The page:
Saturday, September 12, 2009


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The recent rise of the BNP as exemplified by them gaining local council seats and now returning two European Members of Parliament in this year's election makes it necessary for us to have a look at this organisation and what it stands for. Towards that end we intend to deal with this introduction to the subject in three parts.


1. The past of far right organisations

All during the 20th century there has been a far right element in British politics. Inside the Conservative Party we have had such organisations as the League of Empire Loyalists. They saw the threat of a diminishment of the British Empire as the great evil to be fought against. With the advent of the Russian revolution in 1917 and the rise of the Labour party to replace the Liberal party, this element became more and more evident. It was during the Thirties however that the far right became a more potent force in British politics. The rise of the NAZI party in Germany and Mussolini in Italy were a great stimulus to far right ideas in the UK. Mosley and his fascists supporters were supported during the 1930s by such establishment institutions as the Daily Mail.

2. The causes behind the BNP rise.

The most obvious reason has been put down to immigration. Indeed when Enoch Powell made his infamous "rivers of blood" speech his sole reason for proposed action was immigration. It is worth noting that his greatest support was not from re-tired colonels regretting the demise of the British Empire but from London dock workers. This I think gives us a clue to their present rise. One of the most important reasons for the rise of the SNP was the failures of the Labour Party, and likewise a powerful ingredient to the rise of the BNP. While a core element of the support of the BNP is nationalism and racism it is the loss of support for the Labour party that has been a large factor in their growth. The growth of unemployment has also led to the "British jobs for British people" nonsense.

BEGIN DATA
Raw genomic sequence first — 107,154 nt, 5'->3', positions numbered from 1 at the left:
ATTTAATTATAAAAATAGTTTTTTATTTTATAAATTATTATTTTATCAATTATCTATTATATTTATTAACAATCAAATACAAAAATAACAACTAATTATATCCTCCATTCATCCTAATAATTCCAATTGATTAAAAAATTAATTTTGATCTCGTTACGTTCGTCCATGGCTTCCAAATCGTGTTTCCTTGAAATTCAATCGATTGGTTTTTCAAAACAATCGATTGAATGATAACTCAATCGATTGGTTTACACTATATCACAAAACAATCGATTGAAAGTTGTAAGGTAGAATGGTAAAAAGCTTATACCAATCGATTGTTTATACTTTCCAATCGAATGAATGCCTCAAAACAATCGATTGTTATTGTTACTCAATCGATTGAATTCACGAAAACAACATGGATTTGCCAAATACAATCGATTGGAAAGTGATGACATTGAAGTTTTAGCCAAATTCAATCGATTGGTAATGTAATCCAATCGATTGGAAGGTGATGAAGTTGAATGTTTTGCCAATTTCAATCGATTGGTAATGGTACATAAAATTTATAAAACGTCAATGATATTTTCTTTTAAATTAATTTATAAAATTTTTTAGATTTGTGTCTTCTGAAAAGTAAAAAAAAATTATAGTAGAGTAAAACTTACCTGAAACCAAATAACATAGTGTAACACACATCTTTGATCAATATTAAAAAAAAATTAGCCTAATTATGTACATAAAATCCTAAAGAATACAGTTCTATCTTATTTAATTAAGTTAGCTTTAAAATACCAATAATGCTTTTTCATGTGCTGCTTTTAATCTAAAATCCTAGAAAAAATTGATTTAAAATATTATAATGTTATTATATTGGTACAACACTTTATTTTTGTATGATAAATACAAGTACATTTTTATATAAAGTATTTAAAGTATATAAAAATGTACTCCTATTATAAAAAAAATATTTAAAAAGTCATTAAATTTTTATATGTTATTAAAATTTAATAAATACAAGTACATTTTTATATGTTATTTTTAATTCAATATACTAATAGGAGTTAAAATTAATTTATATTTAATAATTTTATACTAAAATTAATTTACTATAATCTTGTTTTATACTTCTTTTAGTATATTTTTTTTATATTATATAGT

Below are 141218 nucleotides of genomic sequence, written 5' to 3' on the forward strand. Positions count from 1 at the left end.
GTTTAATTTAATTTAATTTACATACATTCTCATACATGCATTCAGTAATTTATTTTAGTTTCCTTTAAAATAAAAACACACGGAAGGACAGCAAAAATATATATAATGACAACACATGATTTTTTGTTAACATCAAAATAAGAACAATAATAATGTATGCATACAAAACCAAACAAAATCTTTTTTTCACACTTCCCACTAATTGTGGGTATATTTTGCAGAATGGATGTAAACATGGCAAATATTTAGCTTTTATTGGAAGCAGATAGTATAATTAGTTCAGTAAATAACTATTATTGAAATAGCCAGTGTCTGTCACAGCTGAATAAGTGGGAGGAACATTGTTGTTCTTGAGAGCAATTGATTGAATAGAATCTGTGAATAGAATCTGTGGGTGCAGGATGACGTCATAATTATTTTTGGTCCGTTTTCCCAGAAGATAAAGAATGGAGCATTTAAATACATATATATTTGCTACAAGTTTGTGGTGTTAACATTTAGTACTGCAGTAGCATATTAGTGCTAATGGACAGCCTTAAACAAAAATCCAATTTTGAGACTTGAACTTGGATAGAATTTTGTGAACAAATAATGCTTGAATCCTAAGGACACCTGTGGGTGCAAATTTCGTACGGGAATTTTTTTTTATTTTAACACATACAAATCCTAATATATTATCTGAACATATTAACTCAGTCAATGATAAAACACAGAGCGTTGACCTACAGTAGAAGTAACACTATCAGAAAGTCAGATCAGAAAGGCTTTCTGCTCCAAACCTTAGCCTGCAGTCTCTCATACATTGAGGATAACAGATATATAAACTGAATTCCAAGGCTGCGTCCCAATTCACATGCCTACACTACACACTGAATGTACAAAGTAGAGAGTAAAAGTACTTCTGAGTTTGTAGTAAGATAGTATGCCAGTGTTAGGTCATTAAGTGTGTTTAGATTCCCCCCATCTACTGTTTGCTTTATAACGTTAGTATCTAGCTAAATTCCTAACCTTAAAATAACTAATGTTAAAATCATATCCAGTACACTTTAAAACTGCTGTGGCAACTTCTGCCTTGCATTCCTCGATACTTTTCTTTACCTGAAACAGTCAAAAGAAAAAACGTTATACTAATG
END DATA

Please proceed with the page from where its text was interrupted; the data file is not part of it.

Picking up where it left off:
3. How to deal with this organisation.

The left wing political parties have no doubts about the actions to take. Do not allow them a platform. Break up their meetings. Use violence against their demonstrations. In fact in the past when the SPGB attempted to have a public debate with the far right it was broken up by left wingers. "No platform for fascists" is their oft repeated mantra. We take the opposite view. Only by debate can their stupid ideas be exposed. The present upsurge is probably only a temporary movement but the SPGB should nevertheless analyse why it is happening and be prepared to deal with their growth.

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